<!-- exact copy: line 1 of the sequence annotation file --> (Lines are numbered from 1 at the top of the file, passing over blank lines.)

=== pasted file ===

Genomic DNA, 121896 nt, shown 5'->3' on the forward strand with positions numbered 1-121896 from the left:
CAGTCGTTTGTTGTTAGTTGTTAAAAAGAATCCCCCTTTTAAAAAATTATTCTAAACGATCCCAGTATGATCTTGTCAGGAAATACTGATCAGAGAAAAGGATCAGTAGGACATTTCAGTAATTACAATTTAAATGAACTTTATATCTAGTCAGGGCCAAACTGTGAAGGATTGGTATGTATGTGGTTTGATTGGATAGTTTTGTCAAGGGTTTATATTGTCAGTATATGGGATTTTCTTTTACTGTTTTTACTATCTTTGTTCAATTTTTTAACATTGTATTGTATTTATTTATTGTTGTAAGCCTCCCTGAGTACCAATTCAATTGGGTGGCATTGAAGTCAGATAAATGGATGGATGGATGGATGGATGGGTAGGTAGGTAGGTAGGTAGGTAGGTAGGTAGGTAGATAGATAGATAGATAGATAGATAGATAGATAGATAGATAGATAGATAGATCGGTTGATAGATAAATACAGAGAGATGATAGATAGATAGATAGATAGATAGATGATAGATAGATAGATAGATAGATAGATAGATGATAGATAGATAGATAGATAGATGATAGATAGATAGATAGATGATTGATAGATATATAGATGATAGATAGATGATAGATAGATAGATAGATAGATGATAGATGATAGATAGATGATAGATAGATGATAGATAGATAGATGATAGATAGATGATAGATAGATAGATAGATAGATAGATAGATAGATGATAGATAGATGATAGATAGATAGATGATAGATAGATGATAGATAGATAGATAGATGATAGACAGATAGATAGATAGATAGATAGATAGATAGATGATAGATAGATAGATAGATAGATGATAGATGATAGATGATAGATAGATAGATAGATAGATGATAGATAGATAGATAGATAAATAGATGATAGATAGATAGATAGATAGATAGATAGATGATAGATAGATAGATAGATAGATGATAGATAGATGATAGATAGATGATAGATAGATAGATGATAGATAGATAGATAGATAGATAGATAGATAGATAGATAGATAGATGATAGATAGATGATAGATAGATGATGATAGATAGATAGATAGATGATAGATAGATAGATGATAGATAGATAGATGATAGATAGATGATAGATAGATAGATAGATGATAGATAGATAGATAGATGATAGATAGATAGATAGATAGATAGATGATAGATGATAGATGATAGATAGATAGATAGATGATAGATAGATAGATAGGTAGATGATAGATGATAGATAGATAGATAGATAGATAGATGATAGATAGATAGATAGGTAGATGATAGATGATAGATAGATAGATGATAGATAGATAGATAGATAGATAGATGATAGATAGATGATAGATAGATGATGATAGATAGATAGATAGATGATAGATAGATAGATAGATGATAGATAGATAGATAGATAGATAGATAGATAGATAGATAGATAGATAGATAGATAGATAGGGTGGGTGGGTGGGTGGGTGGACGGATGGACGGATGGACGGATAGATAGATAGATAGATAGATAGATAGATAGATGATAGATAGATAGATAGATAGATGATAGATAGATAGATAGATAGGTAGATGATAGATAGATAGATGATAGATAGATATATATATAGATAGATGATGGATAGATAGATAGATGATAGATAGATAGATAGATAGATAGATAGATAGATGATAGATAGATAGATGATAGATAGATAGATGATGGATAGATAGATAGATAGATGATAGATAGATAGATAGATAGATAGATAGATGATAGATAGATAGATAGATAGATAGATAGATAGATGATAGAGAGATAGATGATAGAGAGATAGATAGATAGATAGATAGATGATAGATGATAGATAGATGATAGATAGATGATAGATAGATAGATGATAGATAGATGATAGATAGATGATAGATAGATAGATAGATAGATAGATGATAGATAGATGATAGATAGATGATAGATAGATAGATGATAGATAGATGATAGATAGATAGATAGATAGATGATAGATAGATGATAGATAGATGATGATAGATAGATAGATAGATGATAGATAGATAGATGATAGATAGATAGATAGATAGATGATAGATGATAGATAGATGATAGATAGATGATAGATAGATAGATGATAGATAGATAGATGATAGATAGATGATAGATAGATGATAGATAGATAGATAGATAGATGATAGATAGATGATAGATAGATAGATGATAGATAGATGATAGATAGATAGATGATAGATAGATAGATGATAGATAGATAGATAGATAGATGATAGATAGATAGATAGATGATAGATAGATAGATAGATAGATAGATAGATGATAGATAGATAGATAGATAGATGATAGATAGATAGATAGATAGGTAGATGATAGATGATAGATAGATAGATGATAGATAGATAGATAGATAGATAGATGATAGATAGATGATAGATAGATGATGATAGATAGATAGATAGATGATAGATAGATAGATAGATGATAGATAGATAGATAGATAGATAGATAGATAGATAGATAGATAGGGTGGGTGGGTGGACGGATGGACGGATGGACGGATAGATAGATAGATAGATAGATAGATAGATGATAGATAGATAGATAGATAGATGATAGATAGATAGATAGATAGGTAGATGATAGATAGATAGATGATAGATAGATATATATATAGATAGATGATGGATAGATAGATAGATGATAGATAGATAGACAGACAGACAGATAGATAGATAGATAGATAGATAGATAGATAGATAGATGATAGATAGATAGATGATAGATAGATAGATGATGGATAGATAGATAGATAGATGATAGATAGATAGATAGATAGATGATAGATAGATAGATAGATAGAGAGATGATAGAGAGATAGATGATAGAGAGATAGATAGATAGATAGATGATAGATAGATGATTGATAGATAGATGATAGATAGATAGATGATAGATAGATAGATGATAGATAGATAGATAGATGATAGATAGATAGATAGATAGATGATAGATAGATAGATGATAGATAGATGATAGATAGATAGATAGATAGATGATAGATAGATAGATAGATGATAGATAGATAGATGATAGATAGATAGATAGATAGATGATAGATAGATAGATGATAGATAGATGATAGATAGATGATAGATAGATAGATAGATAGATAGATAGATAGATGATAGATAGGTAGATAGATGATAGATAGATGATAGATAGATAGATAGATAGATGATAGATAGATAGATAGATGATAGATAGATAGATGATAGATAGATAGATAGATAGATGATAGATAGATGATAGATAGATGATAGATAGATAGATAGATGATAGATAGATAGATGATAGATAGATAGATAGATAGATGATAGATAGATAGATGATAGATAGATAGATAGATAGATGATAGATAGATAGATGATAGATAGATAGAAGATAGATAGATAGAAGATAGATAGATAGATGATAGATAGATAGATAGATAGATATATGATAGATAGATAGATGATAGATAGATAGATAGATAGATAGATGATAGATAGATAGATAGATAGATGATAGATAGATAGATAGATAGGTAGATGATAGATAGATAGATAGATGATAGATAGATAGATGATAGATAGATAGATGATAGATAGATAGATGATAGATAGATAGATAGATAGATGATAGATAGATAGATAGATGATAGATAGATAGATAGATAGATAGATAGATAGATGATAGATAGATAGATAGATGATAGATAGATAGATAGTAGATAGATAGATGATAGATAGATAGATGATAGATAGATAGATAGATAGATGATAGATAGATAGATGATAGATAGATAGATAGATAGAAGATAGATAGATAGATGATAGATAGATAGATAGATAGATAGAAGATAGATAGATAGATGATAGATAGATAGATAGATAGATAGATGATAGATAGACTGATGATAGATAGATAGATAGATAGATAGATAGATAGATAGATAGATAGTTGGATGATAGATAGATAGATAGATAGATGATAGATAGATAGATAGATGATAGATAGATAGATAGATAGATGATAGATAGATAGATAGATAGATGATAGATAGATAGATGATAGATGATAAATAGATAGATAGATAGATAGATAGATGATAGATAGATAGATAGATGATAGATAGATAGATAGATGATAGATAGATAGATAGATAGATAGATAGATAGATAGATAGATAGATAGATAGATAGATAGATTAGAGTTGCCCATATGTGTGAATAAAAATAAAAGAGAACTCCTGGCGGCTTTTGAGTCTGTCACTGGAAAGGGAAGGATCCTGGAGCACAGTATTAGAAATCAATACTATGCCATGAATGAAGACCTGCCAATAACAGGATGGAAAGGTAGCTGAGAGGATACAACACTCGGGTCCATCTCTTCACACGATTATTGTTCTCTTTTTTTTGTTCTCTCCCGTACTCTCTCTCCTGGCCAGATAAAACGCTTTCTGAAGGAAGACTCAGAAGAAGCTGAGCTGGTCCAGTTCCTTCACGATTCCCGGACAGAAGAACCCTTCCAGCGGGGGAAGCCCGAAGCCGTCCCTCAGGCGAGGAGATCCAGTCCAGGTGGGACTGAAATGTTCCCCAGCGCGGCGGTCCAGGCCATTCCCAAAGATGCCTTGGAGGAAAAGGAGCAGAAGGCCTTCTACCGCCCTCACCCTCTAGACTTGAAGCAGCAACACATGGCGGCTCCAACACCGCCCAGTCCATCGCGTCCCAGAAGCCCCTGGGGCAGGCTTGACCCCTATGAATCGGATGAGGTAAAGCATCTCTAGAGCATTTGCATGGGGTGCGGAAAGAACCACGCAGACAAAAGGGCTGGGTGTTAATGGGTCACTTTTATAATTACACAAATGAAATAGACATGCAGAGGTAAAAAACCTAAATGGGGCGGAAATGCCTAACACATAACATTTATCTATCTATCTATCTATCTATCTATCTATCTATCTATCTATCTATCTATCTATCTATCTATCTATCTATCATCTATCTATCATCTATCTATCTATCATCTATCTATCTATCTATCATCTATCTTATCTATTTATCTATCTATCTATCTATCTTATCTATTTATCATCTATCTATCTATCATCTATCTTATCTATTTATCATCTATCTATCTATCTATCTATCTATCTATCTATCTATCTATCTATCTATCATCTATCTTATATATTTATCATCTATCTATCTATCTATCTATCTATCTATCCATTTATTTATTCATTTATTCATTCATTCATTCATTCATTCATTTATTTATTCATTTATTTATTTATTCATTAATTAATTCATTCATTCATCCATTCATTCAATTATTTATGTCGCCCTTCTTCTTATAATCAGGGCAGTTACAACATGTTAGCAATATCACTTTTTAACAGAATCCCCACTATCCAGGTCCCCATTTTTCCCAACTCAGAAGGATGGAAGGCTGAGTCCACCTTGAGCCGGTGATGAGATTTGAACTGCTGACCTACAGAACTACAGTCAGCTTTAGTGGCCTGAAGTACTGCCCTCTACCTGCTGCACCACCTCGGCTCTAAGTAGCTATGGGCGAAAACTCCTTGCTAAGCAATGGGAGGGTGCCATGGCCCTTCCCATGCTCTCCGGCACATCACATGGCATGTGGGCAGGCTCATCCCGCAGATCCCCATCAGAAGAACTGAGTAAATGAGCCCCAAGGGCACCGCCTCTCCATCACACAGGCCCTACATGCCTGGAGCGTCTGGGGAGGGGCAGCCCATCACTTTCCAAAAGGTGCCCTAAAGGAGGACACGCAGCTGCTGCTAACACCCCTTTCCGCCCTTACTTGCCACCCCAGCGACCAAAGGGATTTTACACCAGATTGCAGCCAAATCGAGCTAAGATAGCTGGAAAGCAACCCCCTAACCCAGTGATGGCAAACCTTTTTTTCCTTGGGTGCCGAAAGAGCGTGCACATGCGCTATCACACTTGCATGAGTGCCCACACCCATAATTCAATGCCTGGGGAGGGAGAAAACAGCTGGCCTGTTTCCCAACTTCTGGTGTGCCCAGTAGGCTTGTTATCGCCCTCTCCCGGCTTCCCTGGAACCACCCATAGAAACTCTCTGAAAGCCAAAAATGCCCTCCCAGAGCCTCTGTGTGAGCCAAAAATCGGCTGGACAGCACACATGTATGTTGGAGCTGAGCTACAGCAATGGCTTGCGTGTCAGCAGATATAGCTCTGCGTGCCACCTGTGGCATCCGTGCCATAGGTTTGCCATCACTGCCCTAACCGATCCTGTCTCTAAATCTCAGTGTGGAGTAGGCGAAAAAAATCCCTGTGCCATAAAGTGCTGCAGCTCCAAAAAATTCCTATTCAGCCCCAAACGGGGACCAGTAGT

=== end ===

Genomic DNA, 121896 nt, shown 5'->3' on the forward strand with positions numbered 1-121896 from the left: